He is the hero porter at a Hampshire hospital who used CPR to save his colleague’s life. Now, Daniel Spacagna has been shortlisted for a national award for his life-saving actions.
Daniel’s job is to move patients and vital equipment around Royal Hampshire County Hospital in Winchester, but he took control of the situation when fellow porter John Bauldry suffered a cardiac arrest in the team’s staff room, instructing another of his colleagues to put in an emergency call before performing CPR on his friend.
His quick thinking kept John alive during the time it took for the emergency medical team to arrive on the scene. After a defibrillator was used to restart his heart, John made a full recovery and is now back at work.
Alan Kemp, portering and security lead at Winchester hospital, nominated Daniel for the Life Saver Award in the national Unsung Hero Awards 2018.
The awards recognise the efforts of non-clinical healthcare staff and volunteers. Daniel has been shortlisted and will find out whether he has won during a ceremony in Manchester at the end of February.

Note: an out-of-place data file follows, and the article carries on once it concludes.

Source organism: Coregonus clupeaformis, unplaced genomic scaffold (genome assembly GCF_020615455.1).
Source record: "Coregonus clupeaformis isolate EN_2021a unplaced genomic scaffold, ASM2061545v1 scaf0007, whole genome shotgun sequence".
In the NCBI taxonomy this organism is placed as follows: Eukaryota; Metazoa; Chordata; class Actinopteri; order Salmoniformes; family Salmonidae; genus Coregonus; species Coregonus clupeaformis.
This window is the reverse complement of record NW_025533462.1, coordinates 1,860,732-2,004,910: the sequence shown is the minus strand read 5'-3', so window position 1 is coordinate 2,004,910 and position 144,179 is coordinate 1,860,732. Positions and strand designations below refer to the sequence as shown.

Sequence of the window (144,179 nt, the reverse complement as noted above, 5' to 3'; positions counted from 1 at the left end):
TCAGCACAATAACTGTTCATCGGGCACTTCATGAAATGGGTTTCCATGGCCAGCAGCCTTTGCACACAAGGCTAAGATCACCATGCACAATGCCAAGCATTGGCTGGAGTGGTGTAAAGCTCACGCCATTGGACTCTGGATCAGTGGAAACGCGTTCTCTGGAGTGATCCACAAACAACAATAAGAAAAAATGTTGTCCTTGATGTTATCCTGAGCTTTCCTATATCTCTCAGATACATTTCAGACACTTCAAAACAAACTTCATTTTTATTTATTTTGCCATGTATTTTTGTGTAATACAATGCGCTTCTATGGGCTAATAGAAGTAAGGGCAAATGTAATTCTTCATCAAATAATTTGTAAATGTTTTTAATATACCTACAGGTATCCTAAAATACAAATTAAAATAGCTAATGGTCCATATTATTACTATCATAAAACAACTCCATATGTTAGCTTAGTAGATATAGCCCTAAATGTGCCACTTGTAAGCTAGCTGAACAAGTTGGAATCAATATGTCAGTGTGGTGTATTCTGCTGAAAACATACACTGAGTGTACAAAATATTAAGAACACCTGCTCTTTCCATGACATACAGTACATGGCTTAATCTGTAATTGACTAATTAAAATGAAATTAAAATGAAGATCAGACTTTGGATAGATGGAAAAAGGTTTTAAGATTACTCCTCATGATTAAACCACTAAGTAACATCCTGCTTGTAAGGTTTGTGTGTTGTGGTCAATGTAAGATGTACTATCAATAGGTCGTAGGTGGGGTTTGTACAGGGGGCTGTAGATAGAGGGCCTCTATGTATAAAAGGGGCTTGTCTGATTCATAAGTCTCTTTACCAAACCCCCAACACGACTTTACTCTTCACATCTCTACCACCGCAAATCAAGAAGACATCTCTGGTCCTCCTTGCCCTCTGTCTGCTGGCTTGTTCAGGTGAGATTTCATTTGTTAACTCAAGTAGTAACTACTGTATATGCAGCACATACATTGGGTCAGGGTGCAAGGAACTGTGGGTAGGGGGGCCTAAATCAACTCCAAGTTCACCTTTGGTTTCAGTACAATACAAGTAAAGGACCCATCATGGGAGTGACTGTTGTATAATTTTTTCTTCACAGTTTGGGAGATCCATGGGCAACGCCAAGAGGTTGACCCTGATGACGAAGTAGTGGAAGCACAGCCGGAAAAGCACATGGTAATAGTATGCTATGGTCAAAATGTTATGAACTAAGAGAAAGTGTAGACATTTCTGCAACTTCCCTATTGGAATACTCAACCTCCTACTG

The 35-year-old, from Eastleigh, said: “It feels fantastic to have been shortlisted for this award and I’d like to say a big thank you to Alan Kemp for nominating me. It would be amazing to win, but it’s an honour just to have been shortlisted and I’m looking forward to the ceremony.
“When I think about what I was able to do for John, it really makes me proud. We come to work to make a difference and care for patients and I really did make a difference that day.
“I’ve done quite a few first aid courses, but fortunately I’d been on one through work about four weeks before the incident, so it was really fresh in my mind. It just shows how important doing first aid courses can be. You never know when you are going to need to use the skills you learn on them.”
Speaking about the incident, he added: “The adrenaline just kicked in. John is a friend as well as a colleague and I was determined to keep going because I didn’t want it ending the other way. I just did what I needed to do and the doctors said I had kept up a good rhythm.”
John, 60, spent eight days in hospital before being allowed to return to his home in Hamble and he returned to work just two months after his near-death experience.